3 Simple ways to minimize effects

The word “Stress” is a common enough word. It is a constant factor in most people’s lives and a term used to refer both to daily pressure and overwhelming situations.

Stress is a cascade of physiological reactions to a challenge or demand, such as frustration, danger, anger, or anxiety. Short bursts of stress can be beneficial – avoiding danger or meeting a deadline.

Tension is normal. But when left uncontrolled, it may harm your health.


There are two main types of stress:

Acute stress is short-term

It is a physiological reaction triggered by a situation, person, or event. It comes and goes quickly. It helps you manage new, exciting or dangerous situations – the “flight or fight” response.

Chronic stress lasts for an extended period. 

Unfortunately, chronic pressure becomes familiar and hence ignored– examples include money or business problems, relationship issues, or trouble at work. 


As your body encounters, stress hormones are released. 

These hormones increase alertness and heart rate, oxygenate the blood, and tense muscles — preparing the body for action.

However, with chronic stress, your body stays alert – regardless of the presence of danger.

Over time, this state of “always on” increases the risk for chronic health conditions, including:

  • High blood pressure
  • Heart disease
  • Diabetes
  • Obesity
  • Depression or anxiety
  • Skin problems, such as eczema


Often discounted as everyday aches and pains or a body’s typical response to aging, these symptoms, both physical and emotional, may indicate health issues caused by long-term stress.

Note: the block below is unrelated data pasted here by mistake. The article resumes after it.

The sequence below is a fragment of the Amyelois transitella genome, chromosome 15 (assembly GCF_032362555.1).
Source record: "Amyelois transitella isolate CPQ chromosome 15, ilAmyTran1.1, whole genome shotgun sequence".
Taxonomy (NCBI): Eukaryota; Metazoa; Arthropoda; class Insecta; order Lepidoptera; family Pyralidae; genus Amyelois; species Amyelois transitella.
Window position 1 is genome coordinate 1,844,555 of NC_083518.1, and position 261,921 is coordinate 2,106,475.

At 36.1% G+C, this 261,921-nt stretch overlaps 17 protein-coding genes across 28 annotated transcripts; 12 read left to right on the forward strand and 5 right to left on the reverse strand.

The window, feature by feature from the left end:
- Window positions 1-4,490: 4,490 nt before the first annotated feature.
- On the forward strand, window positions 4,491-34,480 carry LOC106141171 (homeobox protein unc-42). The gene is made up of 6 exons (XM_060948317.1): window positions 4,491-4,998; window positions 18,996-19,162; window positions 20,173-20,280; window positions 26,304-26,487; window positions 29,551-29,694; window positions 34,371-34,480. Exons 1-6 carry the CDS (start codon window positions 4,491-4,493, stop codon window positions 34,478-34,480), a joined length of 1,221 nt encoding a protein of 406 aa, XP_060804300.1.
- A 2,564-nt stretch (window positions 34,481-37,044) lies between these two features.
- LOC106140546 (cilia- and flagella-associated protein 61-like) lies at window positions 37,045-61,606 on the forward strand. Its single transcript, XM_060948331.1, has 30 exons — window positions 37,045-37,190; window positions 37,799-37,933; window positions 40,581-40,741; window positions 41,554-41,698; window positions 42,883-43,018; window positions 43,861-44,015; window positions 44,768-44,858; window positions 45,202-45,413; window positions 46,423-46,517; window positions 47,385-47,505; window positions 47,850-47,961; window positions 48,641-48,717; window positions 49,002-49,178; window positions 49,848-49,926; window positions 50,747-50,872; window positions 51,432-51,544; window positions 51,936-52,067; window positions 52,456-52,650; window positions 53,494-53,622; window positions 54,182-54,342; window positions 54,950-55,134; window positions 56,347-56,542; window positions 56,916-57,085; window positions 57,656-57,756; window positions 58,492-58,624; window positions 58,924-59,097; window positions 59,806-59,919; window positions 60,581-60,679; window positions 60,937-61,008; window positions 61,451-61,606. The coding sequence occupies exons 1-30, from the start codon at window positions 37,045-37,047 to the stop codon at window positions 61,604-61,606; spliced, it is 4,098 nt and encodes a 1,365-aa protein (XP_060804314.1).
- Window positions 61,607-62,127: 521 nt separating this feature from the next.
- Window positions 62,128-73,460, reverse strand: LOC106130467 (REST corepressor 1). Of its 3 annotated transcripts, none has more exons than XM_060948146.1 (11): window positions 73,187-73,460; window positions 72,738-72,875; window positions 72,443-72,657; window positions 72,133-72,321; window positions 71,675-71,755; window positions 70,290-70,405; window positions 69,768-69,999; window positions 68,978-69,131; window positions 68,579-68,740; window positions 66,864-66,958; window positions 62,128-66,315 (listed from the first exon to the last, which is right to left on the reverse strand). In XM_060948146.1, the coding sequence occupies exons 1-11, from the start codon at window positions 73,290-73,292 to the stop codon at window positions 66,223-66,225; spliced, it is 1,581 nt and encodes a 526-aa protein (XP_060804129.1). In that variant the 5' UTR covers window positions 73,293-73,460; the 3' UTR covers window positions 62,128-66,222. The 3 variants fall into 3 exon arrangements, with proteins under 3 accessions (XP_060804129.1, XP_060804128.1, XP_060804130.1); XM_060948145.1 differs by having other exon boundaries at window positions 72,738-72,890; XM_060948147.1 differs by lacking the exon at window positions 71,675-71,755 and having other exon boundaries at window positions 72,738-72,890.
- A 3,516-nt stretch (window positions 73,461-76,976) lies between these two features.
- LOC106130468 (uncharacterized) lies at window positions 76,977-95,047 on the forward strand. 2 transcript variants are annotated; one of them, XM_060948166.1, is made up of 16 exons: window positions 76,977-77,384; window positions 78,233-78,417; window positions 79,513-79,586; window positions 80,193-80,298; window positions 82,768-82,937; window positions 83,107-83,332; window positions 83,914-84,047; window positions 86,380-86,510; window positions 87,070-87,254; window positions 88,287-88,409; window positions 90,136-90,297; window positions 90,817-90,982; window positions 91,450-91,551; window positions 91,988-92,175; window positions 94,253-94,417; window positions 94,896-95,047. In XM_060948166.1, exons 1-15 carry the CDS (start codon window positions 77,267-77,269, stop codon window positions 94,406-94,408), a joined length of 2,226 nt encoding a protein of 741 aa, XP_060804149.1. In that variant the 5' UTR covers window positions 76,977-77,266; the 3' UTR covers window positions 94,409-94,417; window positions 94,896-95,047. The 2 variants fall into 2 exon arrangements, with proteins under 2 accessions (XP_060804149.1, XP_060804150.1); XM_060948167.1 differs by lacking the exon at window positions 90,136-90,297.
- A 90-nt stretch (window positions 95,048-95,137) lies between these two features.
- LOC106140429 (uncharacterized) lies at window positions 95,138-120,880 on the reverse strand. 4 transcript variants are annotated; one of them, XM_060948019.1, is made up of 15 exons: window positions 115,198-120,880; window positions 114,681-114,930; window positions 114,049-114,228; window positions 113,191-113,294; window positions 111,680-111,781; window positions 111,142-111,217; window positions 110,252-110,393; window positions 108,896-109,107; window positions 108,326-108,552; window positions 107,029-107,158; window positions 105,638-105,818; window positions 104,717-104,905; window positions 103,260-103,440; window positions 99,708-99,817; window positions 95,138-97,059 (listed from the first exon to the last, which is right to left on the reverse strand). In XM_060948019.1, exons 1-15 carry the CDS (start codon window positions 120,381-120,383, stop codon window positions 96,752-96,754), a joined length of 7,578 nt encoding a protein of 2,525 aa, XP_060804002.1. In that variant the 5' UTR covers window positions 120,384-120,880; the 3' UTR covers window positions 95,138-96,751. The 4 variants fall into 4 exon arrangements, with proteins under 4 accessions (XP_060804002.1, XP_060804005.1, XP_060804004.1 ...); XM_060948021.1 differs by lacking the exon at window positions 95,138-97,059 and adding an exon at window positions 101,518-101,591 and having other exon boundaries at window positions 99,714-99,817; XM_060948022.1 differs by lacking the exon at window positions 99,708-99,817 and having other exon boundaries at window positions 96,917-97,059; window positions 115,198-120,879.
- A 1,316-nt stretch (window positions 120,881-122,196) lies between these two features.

Typical signs include:

  • Trouble sleeping or sleeping too much
  • Forgetfulness
  • Tiredness
  • Upset stomach
  • Use of alcohol or drugs to relax
  • Weight loss or gain
  • Diarrhea or constipation
  • Frequent aches and pains
  • Headaches
  • Lack of energy or focus
  • Sexual problems
  • Stiff jaw or neck


Commonly referred to as Grounding Techniques, these are simple actions that help to relieve immediate stress.

One of the simplest techniques to ease tension and stress is something we instinctively do; breathing.

Deep Breathing.

Take deep, deliberate, and slow, easy breaths, exhaling completely for a minimum of thirty seconds. Many fitness trackers or phone apps have guided meditation or short breathing exercises.

The 5-4-3-2-1 technique

54321 technique

The goal of the 5-4-3-2-1 technique is to use the five senses to recenter your thoughts on the moment – minimizing stress-causing ideation.

5. SEE:        Count five things you can see.

4. TOUCH:  Count four things you can touch.

3. HEAR: Count three things you can hear.

2. SMELL:   Count two things you can smell.

1. TASTE:    Count one thing you can taste.


Physical activity improves oxygen use and blood flow – having a direct effect on your brain. It also increases endorphin production – “feel-good” neurotransmitters that promote a sense of well-being and euphoria.

Any level of exercise will work -you don’t need to run a marathon helps take your mind off your worries. And, by concentrating on the rhythm of the movements, one can produce similar benefits to meditation — providing calmness and clarity.



When is the last vacation you took?

Even a short vacation can reduce stress. A change of location serves to remove a person from the triggers and environments associated with strain and anxiety. 

And a recent Japanese study found a short, three-day leisure trip reduced perceived stress levels and reduced the “stress hormone” cortisol levels.

Stress is positive and negative. 

Running a business adds numerous levels of stress from the minute the business cards are printed. However, just as we work to keep our businesses healthy, we should be mindful of personal health, allowing us to enjoy entrepreneurial accomplishments.